Rick Lund’s move to Skagit County offered wide-open spaces and good schools for the children. It also meant his previous half-hour commute now can stretch to two hours each way. He’s made the best of it.

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It was a life-altering decision that baffled my friends and co-workers alike, and still elicits incredulous looks more than 29 years later.

I was in my mid-30s and four years into my career at The Seattle Times when my wife and I uprooted our young family on the just-beginning-to-sprawl Pine Lake plateau near Issaquah to move to the country in south Skagit County.

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We had many reasons for the move. We were disillusioned with suburban living, and neither one of us wanted to raise our three girls in what we perceived back in 1989 as overcrowded schools and cookie-cutter homes on small lots.

What drew us to the Skagit Valley, where I was born and raised, was wide-open spaces for our girls to roam and a sizable building lot overlooking Skagit Bay seven miles south of Mount Vernon in the well-regarded Conway School District. Our daughters also would be near their grandparents.

The unreasonable and illogical side of the move was this: My one-way commute to Seattle would go from 21 miles and about 30 minutes in ideal traffic conditions, to 56 miles and more than an hour.

Fast-forwarding three decades, as traffic has worsened, my average daily commute now is between an hour-and-a-half to two hours each way.

If you do the math, figuring five-day work weeks and four weeks of vacation per year, I have in theory driven and bused 779,520 miles between Tulip Country and the Emerald City. That’s the equivalent of a round-trip to the moon and more than a one-way trip back. I don’t mind my commute, but I must say I don’t love it to the moon and back.

Oh, the commuting stories I can tell. The commute has ranged from fun to bizarre to downright dangerous.

I’ve shared bus rides with birds, gerbils, cats and every breed of dog you can imagine, including a 135-pound Great Dane named Hemingway, a five-day-a-week passenger on Sound Transit’s 510.

I once boarded a Christmas party on wheels, by pure happenstance on an Island Transit bus to Everett, with decorator lights strung from window to window, a gift exchange (I didn’t bring one) and lots of food (I was encouraged to partake, but had none to share).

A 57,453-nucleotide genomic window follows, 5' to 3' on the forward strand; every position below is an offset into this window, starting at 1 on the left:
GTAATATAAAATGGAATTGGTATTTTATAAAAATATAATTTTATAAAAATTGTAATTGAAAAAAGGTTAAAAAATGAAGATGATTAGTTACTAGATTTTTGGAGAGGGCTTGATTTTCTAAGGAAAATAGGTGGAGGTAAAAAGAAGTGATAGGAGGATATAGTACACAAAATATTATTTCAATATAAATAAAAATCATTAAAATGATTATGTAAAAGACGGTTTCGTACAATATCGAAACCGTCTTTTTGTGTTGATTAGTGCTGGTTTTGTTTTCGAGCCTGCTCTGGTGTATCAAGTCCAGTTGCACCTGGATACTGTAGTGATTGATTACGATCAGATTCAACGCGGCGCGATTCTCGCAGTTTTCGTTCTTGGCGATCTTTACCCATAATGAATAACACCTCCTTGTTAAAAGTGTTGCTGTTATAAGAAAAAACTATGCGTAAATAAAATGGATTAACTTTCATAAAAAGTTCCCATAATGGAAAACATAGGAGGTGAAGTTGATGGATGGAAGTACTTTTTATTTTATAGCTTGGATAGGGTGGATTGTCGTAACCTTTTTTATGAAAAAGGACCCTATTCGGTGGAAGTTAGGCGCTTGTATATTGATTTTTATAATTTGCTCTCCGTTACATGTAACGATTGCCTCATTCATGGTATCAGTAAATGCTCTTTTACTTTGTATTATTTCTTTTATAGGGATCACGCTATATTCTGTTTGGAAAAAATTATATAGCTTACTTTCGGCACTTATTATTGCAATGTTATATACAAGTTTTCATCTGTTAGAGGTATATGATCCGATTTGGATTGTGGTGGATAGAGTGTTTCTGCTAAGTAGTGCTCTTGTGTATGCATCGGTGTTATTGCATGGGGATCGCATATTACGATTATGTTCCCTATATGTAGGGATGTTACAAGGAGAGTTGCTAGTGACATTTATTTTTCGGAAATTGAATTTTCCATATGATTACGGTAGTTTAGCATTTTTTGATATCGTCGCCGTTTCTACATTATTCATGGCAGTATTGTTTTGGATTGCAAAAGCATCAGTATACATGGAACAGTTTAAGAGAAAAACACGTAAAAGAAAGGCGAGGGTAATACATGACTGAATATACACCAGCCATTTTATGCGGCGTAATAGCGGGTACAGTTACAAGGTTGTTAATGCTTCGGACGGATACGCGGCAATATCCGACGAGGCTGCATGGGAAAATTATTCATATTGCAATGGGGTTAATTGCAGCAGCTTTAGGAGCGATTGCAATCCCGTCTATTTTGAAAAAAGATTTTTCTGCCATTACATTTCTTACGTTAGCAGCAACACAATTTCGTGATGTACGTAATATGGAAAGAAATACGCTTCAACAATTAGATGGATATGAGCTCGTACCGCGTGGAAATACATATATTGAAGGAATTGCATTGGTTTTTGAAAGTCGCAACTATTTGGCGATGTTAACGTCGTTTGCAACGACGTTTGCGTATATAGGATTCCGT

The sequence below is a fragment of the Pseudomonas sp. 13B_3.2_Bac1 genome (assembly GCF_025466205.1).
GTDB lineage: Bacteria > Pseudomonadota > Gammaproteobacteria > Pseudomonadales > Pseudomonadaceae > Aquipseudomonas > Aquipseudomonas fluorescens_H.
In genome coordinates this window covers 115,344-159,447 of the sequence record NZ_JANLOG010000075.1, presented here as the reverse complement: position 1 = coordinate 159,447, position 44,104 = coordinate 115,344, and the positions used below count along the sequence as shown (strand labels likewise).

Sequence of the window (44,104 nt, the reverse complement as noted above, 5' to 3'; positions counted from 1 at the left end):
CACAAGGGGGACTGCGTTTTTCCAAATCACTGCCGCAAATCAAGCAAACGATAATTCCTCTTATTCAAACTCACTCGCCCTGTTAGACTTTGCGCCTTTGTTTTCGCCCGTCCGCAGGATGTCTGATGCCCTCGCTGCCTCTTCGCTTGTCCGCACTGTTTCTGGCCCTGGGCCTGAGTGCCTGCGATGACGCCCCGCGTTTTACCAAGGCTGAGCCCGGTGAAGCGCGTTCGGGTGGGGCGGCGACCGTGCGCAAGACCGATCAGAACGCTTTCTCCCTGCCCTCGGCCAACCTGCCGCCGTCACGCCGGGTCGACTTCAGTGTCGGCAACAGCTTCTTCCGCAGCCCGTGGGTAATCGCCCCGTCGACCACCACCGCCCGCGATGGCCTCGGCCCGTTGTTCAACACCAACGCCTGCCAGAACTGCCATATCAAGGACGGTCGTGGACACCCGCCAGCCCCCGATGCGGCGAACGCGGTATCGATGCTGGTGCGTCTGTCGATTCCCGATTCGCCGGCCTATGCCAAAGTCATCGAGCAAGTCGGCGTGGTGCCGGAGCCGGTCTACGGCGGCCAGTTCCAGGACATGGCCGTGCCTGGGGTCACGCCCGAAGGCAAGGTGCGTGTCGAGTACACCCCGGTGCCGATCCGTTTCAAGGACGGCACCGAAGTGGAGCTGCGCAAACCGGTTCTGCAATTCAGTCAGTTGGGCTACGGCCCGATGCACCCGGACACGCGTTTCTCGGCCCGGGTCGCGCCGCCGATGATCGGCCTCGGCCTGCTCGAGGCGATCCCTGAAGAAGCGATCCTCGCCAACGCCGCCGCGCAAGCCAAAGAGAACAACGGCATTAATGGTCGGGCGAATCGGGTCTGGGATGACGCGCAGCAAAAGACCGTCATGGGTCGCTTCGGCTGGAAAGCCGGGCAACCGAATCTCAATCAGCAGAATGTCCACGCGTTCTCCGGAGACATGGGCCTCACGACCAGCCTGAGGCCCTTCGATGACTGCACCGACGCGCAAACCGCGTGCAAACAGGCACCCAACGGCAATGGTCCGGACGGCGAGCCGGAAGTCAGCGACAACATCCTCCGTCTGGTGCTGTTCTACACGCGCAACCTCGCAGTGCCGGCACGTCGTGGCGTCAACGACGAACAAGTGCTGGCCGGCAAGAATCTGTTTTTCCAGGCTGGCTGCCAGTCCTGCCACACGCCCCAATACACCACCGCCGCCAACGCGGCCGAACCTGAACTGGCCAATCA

Late-night bus rides, however, have brought out the dark side of commuting. I now avoid them. I was punched in the face by a stranger one night while walking to my bus stop. On another occasion, my Sound Transit 512 bus from Seattle to Everett was pulled over on I-5 by several Seattle police cars so officers could search for a wanted criminal.

Through it all, however, I am here to tell you I have survived long-distance commuting for all these years. More opportunities in recent years to work from home have helped. What’s really saved me, however, is I’ve looked for every excuse to avoid getting behind the wheel and driving to work.

I have come to enjoy — and actually look forward to — sitting in the catbird’s seat of a “double tall” (two-deck) Sound Transit or Community Transit bus with my coffee and reading material.

These days, I don’t view my bus commute as time lost or misspent. Rather, it’s life-giving. I read the printed Seattle Times, Time and Sports Illustrated magazines, and do my daily devotions — brain-boosting exercises I might not otherwise make time for at home.

I wrote most of this story on my laptop on the bus.

And for that, rolling along in the HOV lane past solo drivers in gridlock below me, I’ve come to realize I’ve developed a peculiar habit: I am addicted to public transportation.